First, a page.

Andrew Pollard's take on the Robin Hood story for this season's pantomime at the Palace Theatre in Watford is very much a story-led entertainment. There a smallish cast of seven players and no singing or dancing chorus. Director Brigid Larmour and designer Cleo Pettitt keep the action on the move with enough decorative touches, especially in the costumes, to keep the eye as well as the ear involved in the action.
As Philip Cox's Sheriff of Nottingham plots his world takeover, Robert Rees's Robin takes steps (as well a launching arrow flights) to thwart him. His forest troupe comprises Little Joan (Erica Guyatt) and Friat Tuck (Donovan Blackwood) with Maid Marion (Jill McAusland) and her nurse Nellie (Terence Frisch) assisting from the sidelines.
I suspect that Joan's surname might have been Hunter-Dunn; she's certainly a no-nonsense jolly-hockey-sticks sort of outlaw. And then there's Shirley the Soothsayer (from Sheffield) played by Sheena Patel, a lady manipulating folds of drapery and ambiguous prophecies in equally distracted proportion.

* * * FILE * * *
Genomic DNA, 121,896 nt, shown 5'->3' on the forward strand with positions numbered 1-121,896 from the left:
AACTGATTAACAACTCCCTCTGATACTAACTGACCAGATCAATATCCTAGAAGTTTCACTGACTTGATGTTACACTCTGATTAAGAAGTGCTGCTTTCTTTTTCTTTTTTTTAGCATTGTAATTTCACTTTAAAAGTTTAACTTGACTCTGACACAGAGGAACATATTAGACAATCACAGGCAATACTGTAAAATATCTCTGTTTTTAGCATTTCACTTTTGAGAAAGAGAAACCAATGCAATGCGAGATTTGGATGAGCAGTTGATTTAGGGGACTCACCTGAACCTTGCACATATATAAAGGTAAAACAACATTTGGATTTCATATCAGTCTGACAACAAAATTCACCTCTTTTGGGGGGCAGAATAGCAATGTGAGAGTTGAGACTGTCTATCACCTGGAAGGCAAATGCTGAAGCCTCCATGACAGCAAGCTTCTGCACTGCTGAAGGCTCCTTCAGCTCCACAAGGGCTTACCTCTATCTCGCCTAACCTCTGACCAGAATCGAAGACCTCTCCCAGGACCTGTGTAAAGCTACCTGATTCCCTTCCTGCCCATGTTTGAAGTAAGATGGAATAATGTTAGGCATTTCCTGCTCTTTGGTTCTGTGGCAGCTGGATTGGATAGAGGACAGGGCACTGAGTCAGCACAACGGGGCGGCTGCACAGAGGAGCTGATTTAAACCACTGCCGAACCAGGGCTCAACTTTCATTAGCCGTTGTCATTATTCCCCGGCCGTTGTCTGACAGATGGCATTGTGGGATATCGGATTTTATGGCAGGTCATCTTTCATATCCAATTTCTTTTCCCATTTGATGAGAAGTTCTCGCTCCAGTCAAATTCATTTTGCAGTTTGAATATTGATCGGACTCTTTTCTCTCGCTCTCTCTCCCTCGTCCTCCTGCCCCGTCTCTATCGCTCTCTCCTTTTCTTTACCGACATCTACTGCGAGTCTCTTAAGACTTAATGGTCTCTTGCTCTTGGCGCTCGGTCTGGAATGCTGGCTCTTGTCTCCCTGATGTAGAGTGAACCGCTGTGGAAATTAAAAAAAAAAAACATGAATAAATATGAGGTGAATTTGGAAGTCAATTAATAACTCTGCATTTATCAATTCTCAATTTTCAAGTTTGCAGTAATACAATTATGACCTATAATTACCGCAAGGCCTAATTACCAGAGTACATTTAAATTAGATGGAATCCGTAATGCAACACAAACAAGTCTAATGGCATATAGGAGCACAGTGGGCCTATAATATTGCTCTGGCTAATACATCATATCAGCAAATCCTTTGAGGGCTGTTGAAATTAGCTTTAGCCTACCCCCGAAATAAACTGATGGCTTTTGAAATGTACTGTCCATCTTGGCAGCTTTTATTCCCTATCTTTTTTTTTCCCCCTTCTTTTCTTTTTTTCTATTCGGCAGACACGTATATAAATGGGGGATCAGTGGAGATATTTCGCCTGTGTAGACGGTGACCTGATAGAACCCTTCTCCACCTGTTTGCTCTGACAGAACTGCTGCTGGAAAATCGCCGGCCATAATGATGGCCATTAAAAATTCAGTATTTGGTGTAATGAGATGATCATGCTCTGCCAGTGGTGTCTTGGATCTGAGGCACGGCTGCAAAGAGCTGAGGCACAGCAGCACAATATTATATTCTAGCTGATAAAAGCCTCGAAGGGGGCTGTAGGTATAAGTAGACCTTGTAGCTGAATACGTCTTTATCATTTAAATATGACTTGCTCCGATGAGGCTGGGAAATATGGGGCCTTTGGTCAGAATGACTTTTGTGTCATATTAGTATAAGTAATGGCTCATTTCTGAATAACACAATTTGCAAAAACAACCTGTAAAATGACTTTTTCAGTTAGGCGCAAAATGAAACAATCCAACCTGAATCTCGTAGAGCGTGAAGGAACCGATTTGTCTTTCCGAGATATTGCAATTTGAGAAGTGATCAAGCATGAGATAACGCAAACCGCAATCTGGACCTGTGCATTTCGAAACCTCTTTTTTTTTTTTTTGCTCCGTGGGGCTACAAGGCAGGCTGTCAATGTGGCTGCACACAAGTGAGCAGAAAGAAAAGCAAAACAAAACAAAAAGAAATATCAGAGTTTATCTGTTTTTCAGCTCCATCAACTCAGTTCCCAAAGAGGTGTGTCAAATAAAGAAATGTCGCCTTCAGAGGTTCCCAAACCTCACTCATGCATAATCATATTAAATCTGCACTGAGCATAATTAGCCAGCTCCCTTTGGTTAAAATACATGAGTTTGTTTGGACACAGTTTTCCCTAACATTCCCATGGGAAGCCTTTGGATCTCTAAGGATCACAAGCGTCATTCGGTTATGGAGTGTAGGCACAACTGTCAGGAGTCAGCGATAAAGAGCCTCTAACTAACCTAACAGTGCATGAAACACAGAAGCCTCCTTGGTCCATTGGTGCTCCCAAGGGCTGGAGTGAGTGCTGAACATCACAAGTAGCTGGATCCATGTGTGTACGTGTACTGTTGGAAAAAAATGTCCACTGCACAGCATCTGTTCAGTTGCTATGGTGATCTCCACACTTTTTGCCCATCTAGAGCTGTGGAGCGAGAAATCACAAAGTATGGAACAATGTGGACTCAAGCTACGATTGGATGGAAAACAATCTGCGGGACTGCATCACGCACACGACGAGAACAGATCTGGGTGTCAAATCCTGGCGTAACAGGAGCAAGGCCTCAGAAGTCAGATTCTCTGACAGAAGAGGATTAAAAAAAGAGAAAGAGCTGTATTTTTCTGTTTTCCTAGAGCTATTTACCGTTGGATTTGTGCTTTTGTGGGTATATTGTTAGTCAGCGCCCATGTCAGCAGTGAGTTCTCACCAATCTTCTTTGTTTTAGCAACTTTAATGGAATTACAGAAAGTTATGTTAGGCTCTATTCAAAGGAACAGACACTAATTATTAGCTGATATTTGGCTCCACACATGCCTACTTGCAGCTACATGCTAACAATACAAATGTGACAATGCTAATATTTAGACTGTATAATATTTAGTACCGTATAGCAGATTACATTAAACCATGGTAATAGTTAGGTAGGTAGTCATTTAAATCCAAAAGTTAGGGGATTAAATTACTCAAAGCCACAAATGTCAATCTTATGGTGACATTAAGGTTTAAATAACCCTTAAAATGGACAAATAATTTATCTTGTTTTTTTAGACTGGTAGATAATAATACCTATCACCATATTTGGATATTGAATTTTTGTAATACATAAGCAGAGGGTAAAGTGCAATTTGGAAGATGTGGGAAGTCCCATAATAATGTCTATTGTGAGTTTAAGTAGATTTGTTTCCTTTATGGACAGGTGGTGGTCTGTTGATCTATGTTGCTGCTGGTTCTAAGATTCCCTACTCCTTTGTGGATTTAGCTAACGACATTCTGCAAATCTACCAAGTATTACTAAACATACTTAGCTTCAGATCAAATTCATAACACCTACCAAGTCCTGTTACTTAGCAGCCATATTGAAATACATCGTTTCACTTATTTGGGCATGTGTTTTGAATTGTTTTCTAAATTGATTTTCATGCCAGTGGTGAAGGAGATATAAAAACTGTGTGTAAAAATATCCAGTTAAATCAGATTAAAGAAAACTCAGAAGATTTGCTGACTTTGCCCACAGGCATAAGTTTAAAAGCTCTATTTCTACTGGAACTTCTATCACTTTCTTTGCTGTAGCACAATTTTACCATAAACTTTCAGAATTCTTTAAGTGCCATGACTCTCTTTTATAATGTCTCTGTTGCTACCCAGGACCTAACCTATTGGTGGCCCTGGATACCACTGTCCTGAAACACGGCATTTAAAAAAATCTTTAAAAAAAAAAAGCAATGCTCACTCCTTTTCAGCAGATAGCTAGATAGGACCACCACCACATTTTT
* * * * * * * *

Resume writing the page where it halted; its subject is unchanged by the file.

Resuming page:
Take-over bids require financing, of course, and Shirley has (if she can only remember just where it's hidden) a scroll which could make the Sheriff into Midas or Croesus. As plot is overtaken by counter-plot and quite a few of the traditional pantomime visual gags slope into the action, the pace quickens.
It all looks splendid with the costumes very much in period – I particular liked Nurse Nellie's oversized horned henin and the mummers into which Robin's gang transform themselves as they seek to enter Nottingham Castle and rescue Marion. There's an energetic fight for hero and villain devised by Alison de Burgh and both Kate Flatt's choreography and Andy Ralls' musical direction are spot-on.
Robin Hood runs at the Palace Theatre, Watford until 28 December.